Cascara is a tiny, sunny and windswept island nation in the Caribbean whose inhabitants are still under British rule, mainly because nobody is particularly bothered about winning independence. Nobody except two rebels who wish to achieve that very goal, and this morning they attempt to do so by taking over the local radio station, an act for which they are promptly arrested, though at their trial Governor Baxter Thwaites (Michael Caine) shows leniency, mostly because he doesn't want to create martyrs and also because the jail is being redecorated...
But there's something about the island which nobody could have guessed, and that's discovered by the massive Spenco corporation drilling for oil there. Not that they find the black gold, but they do find some delicious mineral water which they could make a lot of money from - or somebody could as the British government are suddenly very interested in the island after a hundred years of indifference. As you can see this film did not want for plot, and that was part of the problem: it was so busy that it seemed to wheel on another famous face to perform another item of schtick every five minutes.
The other part of the problem being that none of it was funny, if anything it was incredibly boring as you watched a talented cast get to grips with a script that mistook broad aims at obvious targets for biting satire. It was the then-recent Falklands War which had apparently inspired the mayhem here, not the most hilarious of subjects but keen satirists have done more with less, yet here seasoned scriptwriters Dick Clement and Ian La Frenais (working with Bill Persky) displayed a baffling lack of good humour, as if their mirthless lines would be brought to life by the cast, not something much in evidence in this case. Indeed, by the end it had grown uncomfortably cringeworthy, singalong and all.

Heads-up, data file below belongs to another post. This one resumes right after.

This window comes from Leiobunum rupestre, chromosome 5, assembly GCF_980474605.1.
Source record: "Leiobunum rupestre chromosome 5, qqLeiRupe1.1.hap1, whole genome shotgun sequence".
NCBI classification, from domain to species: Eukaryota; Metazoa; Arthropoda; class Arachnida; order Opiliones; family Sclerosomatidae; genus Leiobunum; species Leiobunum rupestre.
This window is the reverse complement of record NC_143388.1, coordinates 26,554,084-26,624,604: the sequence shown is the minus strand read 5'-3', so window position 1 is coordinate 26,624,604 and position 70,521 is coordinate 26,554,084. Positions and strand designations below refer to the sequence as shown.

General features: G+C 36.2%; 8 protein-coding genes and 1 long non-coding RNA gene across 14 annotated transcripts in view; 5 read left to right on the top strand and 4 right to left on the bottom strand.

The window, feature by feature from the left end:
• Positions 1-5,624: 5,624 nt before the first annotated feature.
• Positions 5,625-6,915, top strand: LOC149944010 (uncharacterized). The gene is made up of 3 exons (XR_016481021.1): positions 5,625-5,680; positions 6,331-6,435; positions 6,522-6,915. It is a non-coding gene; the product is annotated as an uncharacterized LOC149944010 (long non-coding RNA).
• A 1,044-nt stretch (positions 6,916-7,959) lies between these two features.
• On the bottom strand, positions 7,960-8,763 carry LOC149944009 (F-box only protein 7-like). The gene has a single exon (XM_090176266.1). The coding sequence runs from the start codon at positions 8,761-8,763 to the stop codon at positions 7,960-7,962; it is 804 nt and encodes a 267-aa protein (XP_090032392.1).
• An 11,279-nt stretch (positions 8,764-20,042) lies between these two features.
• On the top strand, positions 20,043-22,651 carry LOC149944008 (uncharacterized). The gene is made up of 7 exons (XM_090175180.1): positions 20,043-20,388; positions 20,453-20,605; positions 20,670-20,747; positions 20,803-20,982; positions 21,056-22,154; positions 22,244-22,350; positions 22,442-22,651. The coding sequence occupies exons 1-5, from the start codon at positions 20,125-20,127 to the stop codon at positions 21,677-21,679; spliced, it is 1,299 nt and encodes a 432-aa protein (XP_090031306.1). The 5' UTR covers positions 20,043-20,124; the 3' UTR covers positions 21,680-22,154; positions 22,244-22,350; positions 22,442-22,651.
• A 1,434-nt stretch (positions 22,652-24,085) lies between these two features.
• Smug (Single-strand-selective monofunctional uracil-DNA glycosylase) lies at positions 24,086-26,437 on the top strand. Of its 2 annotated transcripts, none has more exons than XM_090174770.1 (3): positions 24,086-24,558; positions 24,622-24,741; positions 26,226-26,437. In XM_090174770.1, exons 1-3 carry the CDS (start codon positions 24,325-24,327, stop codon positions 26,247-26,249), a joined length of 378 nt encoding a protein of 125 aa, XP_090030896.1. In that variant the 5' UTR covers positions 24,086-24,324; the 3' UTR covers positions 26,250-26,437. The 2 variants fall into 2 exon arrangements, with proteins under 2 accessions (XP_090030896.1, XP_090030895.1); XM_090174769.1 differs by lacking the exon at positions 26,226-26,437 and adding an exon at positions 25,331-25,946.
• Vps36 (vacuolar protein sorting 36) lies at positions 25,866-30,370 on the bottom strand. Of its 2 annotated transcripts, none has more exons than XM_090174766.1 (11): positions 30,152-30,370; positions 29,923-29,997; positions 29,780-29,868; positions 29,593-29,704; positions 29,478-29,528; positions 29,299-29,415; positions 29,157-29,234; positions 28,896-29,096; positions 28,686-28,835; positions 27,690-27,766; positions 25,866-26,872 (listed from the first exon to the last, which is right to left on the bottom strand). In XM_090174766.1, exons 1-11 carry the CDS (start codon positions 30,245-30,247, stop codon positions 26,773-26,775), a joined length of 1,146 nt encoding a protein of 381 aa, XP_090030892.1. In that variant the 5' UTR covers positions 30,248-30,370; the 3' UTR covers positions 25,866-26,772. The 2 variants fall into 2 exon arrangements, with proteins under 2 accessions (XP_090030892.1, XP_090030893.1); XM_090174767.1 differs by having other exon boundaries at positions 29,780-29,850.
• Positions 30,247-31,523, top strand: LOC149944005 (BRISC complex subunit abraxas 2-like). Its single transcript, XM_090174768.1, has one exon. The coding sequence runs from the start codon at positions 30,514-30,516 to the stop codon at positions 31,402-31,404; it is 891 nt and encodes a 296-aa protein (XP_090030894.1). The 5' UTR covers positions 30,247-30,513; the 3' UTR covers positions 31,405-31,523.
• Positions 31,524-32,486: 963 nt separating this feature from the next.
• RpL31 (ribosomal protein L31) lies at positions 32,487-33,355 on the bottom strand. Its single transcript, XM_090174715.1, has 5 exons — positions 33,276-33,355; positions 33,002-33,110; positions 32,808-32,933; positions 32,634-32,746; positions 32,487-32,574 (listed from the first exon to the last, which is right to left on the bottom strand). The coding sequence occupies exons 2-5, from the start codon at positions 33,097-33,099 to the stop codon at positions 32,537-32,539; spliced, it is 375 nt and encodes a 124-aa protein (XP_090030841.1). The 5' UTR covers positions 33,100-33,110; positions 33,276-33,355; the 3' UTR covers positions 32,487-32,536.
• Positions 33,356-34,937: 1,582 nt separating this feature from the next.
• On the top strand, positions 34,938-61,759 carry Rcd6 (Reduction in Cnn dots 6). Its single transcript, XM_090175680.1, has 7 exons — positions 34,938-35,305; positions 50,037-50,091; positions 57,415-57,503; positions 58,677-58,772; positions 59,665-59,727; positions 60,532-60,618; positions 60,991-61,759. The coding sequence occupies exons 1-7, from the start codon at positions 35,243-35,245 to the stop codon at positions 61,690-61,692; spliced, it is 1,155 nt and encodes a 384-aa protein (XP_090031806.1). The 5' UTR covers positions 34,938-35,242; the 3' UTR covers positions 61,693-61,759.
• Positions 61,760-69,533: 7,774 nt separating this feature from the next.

Water was one of the productions of George Harrison's Handmade Films, which had a pretty good go at supplying British pictures in the barren landscape of eighties British moviemaking, where much of the money being provided was from television. Harrison even appeared in this with celebrity bandmates such as Ringo Starr and Eric Clapton, making this come across more than ever to be a film where many of those taking part were doing so as a signal of their goodwill towards the ex-Beatle, rather than seeing anything of tremendous comic worth or potential. With especially lame political barbs alternating with shouting, you would likely be very tired of this well before the end, but there was one reason it attracted attention back in 1985.
It wasn't because their searing insight had offended anybody, or even awoken any social conscience, it was due to one of the cast. He was television journalist Paul Heiney, who at the time was appearing in a TV programme called In At the Deep End where he would alternate each week with fellow presenter Chris Searle at trying out a job for which they had no previous training, and one week Paul secured a supporting role in a big (or so they hoped) movie, that being Water. Given the other instalment best remembered from this was where he directed a video for Bananarama for a single which flopped it might have led some to see him as a jinx of some kind, but if that made you curious all those years ago then there was some measure of satisfaction in seeing him - as a German mercenary, complete with comedy accent - being no worse than anyone else here. He's not in this till the last twenty minutes, mind you, and it is a long, long wait. Music by Mike Moran.